The real fun comes, however, when Wilson starts putting names to the concepts:
I should start off with Hawthorne and Poe, who are represented in these collections, but I should include, also, Melville and Gogol, who are not. The first really great short stories of horror came in the early or middle nineteenth century, when the school of gothic romance had achieved some sophistication and was adopting the methods of realism. All four of these writers wrote stories that were at the same time tales of horror and psychological or moral fables. They were not interested in spooks for their own sake; they knew that their demons were symbols, and they knew what they were doing with these symbols. We read the tales of Poe in our childhood, when all that we are likely to get out of them is shudders, yet these stories are all poems that express the most intense emotions. "The Fall of the House of Usher" is not merely an ordinary ghost story; the house--see the opening paragraph--is an image for a human personality, and its fate--see the fissure that runs through the wall--is the fate of a disrupted mind. And as for Gogol, he probably remains the very greatest master in this genre. I should put in at least "Viy" and "The Nose"--the former, a vampire story, one of the most terrific things of its kind ever written, and the latter, though it purports to be comic, almost equally a tale of horror, for it is charged with the disguised, lurking meaning of a fear taking shape as a nightmare.
I'm a bit surprised that he rates Poe's lush, overheated prose so highly (though admittedly "Usher" is one of those rare Poe productions with which it's hard to find any fault), especially when he later damns Arthur Machen
, arguing that his story "The Great God Pan"
seems to me to sum up in a fatal way everything that was most "ham" in the aesthetic satanism of the fin-de-siecle.
Still, it's hard to argue with Wilson's list thus far: Hawthorne's explorations of the dark underbelly of public rectitude are foundational for American strange tales, Poe's influence is inescapable, and Melville and Gogol are at their most memorable when they're at their most strange. Later, Wilson adds Conrad, Kipling, Henry James***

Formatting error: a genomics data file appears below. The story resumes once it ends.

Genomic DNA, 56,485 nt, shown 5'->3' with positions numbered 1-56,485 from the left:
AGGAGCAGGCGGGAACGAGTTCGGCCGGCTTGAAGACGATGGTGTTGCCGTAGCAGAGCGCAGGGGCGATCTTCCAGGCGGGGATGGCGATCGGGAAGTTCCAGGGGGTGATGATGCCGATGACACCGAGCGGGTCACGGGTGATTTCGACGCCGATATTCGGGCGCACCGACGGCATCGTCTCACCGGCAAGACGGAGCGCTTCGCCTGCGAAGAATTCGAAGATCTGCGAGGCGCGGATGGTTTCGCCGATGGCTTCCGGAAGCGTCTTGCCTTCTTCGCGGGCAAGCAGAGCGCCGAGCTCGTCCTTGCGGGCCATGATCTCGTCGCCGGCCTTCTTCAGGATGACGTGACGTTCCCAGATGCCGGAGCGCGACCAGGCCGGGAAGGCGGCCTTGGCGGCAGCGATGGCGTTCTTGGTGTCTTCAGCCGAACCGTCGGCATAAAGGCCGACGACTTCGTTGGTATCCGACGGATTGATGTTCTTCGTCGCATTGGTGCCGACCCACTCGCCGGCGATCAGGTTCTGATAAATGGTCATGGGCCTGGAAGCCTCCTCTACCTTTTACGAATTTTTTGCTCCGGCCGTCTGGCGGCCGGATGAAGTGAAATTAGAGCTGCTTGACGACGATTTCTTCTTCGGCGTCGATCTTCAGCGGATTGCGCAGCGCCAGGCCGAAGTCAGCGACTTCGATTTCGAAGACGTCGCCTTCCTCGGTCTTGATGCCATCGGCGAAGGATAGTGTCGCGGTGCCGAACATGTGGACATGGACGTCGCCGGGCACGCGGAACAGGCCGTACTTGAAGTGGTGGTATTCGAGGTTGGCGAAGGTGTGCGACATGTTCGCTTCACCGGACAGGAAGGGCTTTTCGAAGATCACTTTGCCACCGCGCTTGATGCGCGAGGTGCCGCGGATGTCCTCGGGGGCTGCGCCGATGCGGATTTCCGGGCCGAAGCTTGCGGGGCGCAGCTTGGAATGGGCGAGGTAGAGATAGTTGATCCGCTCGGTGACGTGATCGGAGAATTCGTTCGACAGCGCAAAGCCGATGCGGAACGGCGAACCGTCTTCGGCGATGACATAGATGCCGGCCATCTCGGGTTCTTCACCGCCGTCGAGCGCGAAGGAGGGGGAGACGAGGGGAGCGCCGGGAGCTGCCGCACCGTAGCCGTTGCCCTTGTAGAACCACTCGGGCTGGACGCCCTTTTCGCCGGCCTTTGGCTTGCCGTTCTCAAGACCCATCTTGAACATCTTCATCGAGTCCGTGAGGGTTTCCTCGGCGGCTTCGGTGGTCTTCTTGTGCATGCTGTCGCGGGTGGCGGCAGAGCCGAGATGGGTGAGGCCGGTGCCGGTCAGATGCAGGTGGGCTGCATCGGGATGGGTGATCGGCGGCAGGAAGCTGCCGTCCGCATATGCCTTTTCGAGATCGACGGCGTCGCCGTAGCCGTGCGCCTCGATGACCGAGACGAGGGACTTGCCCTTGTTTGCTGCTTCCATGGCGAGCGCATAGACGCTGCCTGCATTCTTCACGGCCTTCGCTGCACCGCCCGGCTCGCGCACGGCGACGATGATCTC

, Robert Louis Stevenson, Algernon Blackwood, and Walter de la Mare, before finally closing with Kafka, who writes
at the same time satires on the bourgeoisie and visioins of moral horror; narratives that are logical and compel our attention and fantasies that generate more shudders than the whole of M. R. James and Algernon Blackwood combined. A master can make it seem more horrible to be pursued by two little balls than the spirit of a malignant Knight Templar, and more natural to turn into a cockroach than to be bitten by a diabolic spider.****
Wilson, in other words, does a fairly good job of setting the tone of his anthology, and even though none of his authors would come near qualifying as going out on a limb, the review nonetheless makes me wish he'd followed through on this idea; I would enjoy seeing how he'd flesh out the anthology.
All of which leads me to a question: where would you
start if you were to compile an anthology of strange, uncanny, and/or supernatural tales? What authors would you have
to include? Any you would exclude on principle?
For me, I think it would have to start with Ray Bradbury
, whose unsettling mix of nostalgia and dark secrets has troubled me ever since childhood--and, I think, would have pleased Wilson (if he could get beyond Bradbury's occasionally overwrought prose); I'd probably try one of the stories from The Martian Chronicles
, which I could assure Wilson--were he to pop up on the Ouija board some October night--are very much capable of frightening reasoning adults.
And for you?